BY JULIAN RICHARDSON Assistant Business Co-ordinator email@example.com
JAMAICA has, for nearly six years, sat on a US$100-million ($8.6 billion) credit line aimed at boosting the domestic sugar industry without using any of the funds made available by the Brazilian government.
Brazil's ambassador to Jamaica, Antonio F Da Costa e Silva Neto, yesterday said that no projects have been proposed to date.
"On the issue of the credit line, I have been talking with the (Government) on this, and what they are saying is that, yes, there was this commitment, but the commitment needs projects," explained Da Costa e Silva Neto.
"What they (the Brazilian government) are asking is, 'where are the projects?'" said the ambassador. "I think, on the issue on what we have agreed to with Jamaica, we need to sit down, go through the details and see exactly where we need to move forward."
He was responding to a query made by Jamaica Cane Products Sales General Manager Karl James at a Private Sector Organisation of Jamaica breakfast meeting at the Knutsford Court Hotel in Kingston. James later told the Jamaica Observer that, as far as he knows, the facility was not even activated.
"We need to find out whether it's still available and how to access it," James said. "I think the problem is with the Jamaican side."
Prime Minister Portia Simpson Miller and Brazilian President Luiz Inacio Lula da Silva concluded negotiations in July 2006 for the US$100-million line of credit to facilitate the importation of machinery and agricultural equipment for the rehabilitation of Jamaica's ailing sugar industry.
The assistance, which was to be accessed by the private sector, formed part of an overall programme with Brazil for the production of ethanol, renewable energy and the introduction of a new, high-yield variety of sugar cane in the island.
Da Costa e Silva Neto suggested that the issue of "interpretaion" might be a factor in the slowness of the take-up. He said similar misunderstandings have slowed a trilateral biofuels agreement — with Brazil and the US — signed some four years ago.
"We have gone through phase one of this project, which is actually a report where there are a number of recommendations made in terms of interpretation — that report was approved last year," said Da Costa E Silva Neto.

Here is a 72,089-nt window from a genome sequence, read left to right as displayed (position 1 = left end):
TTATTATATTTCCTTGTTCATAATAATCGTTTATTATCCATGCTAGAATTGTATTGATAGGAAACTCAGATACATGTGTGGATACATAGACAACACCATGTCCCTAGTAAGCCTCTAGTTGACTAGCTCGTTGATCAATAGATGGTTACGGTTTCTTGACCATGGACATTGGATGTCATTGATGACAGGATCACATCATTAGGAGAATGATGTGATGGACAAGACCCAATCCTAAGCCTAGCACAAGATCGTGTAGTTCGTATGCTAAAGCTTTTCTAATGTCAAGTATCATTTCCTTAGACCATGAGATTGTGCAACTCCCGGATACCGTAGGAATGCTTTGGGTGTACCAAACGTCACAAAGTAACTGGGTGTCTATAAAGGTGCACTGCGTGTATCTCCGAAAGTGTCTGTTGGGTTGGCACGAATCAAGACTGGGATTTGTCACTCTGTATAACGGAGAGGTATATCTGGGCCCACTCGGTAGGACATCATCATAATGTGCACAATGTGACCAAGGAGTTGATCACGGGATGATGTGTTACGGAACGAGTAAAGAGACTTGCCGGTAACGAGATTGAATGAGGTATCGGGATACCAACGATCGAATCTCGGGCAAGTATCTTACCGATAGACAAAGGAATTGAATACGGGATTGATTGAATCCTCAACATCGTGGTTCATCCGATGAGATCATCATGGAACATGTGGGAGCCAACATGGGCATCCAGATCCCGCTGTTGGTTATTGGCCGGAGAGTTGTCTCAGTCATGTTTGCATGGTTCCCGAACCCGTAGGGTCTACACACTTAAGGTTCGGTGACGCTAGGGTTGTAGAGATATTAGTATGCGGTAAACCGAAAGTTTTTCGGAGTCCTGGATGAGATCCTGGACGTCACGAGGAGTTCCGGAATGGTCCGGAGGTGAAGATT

The ambassador added that "there are a number of things that the Jamaican Government needs to do in order for the agreement to go into phase two."
"We are working on it, and hopefully we will be able to see through the issues of interpretation — there is a lack of understanding of what is expected from different partners," noted the diplomat.
"From our part, we expect Jamaica to deliver on a number of those interpretations and recommendations, and I think that is the view of our US partners also... Jamaica and other countries seem to believe that for those interpretations to go through, we need to make a number of new commitments."
Jamaica, in 2008, was named among a group of countries to be included in the Tri-Lateral Co-operation in the area of Biofuels.
Then Energy Minister Clive Mullings said at the time that Jamaica's participation in the Memorandum of Understanding (MOU) will propel the country further along the biofuels learning curve.
"The technical assistance and support that the governments of Brazil and the United States of America have committed to provide within the framework of this MOU will allow us to prepare the road map to satisfy our domestic demand from locally produced biofuels including biodiesel," Mullings said then.
The ambassador said yesterday that he recently met with current Energy Minister Phillip Paulwell, who was very adamant to that he wants to get the agreement "back on track".